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The last big downtown waterfront area about to be developed — and it will be the most complicated of all

June 2nd, 2017 · 3 Comments

If you think the current Chinatown debates are heated, wait until things really get going with Northeast False Creek.

The city is going to present the proposed ideas so far in a big fair/demo on June 10, with material from all of the many participants involved (park board, stewardship community work on the Hogan’s Alley project/black community, Concord Pacific, engineering with new road plan, Canadian Metropolitan Properties, etc.).

I got an advance look at the ideas and plans so far in my story here. Here’s information about the planned block party to introduce everything June 10 here.

There is already some criticism, with one Hogan’s Alley advocate saying that what the black community is getting from all this is token stuff.

I’m sure the people currently in an uproar over development in Chinatown will be weighing in (though I was talking to Doris Chow of Youth Collaborative for Chinatown yesterday, who is also on a stewardship committee, and she sounded excited about some of the possibilities in the new parks and blocks planned for new Chinatown).

Plans for buildings are preliminary yet — they’re more concepts (terracing, horizontal lines along the park edge, etc.) and massing than actual designs yet.

Lots more to come.


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  • Bill_McCreery

    Sounds interesting. The proof is in the pudding, so will look forward to seeing the actual proposals.

    A question: Why is the new Director of Planning saying the “Chinese and black communities, which had their neighbourhoods first cut off from the False Creek waterfront,…”? False Creek only has had a ‘waterfront’ since the 1970s. Prior to that the Creek was an industrial and rail centre. There was no ‘waterfront’ to be cut off from.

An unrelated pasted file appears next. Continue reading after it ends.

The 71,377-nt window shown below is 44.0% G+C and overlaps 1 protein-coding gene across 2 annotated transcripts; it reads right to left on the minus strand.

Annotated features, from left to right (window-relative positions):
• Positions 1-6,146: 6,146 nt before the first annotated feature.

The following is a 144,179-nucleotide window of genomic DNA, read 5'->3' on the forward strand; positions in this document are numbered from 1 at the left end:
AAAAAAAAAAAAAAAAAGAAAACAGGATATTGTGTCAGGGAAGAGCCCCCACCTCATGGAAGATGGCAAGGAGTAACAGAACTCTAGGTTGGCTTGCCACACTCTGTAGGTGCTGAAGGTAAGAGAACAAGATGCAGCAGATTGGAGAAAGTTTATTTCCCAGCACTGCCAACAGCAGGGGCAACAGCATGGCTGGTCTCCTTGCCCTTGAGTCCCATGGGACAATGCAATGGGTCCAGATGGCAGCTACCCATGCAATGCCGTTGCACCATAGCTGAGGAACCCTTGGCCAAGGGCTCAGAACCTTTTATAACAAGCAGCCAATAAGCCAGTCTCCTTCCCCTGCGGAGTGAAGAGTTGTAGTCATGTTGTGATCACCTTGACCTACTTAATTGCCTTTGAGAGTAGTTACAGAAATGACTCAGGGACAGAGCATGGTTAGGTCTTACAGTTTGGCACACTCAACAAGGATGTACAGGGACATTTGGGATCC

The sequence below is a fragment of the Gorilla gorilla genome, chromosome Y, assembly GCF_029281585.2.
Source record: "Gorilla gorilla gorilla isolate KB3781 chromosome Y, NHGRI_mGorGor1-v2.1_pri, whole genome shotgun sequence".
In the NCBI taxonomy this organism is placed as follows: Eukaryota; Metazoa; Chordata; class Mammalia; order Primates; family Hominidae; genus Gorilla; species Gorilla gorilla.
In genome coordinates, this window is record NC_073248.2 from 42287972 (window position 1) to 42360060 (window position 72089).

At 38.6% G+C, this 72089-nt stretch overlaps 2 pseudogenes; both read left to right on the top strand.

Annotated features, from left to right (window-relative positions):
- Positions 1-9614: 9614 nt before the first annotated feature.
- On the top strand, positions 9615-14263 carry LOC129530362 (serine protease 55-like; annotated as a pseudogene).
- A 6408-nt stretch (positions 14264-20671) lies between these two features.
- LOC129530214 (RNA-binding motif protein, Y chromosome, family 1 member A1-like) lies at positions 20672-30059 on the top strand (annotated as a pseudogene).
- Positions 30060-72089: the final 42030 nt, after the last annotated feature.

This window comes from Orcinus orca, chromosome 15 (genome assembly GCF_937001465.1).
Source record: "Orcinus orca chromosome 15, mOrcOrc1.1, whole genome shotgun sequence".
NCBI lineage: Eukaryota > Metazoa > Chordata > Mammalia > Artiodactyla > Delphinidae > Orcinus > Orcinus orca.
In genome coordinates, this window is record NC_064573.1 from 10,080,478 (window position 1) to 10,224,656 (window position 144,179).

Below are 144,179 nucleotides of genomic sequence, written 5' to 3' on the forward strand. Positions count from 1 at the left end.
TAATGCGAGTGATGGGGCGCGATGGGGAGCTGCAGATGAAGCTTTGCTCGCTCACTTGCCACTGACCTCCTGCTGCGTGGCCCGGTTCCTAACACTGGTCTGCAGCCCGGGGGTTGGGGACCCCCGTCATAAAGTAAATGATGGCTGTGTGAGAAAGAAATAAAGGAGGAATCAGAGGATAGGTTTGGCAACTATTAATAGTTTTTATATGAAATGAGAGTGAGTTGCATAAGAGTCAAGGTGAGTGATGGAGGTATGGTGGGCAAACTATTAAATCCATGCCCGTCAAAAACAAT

When TEAM took over in 1972 we required continuous public waterfront access and we started to clean up the Creek’s water quality by closing stormwater and industrial sewage outlets, and requiring all boats in Creek marinas to have holding tanks and the marinas to have sewage disposal stations, as well as restricting the vagrant moorage of boats in the Creek. Our consultants told us there could be no False Creek fishery for decades, so we were pleasantly surprised when edible fish were being caught by the mid 70s.

    Good luck to Councillor Reimer’s efforts to make swimming possible in the Creek. There are layers, feet deep, of industrial pollution in the Creek bed. The water quality will remain relatively OK so long as the bottom is not disturbed, something difficult to do if swimmers are introduced.

  • Dory Sheldan

    I sometimes hear the criticism of Vancouver social housing plans that they don’t give enough social housing compared with market and/or lightly discounted rentals. I suspect that the reason for this might create neighbourhoods with income diversity. In the past, social housing projects have been disastrous. Many American social housing efforts, often called “the projects” have become unliveable ghettos ( Paris created the Banlieues ( which are hotbeds for political and social unrest. I believe that a good mix of income levels will make the areas more healthy to live for all.

  • Kenji

    Well the idea of a planned neighbourhood with a mix of social housing and getting away from podium and tower (to preserve some of the view, I guess?) and new access sounds great. The city was right not to rush this, although part of me regrets that the Whitecaps did not get to build their open air waterfront pitch.
    There will never be enough welfare rate units there to suit the critics, but a) it’s waterfront property in Vancouver, what did they think was gonna happen and b) welfare is totally inadequate as a livable income by design – minimum basic income is coming sooner or later.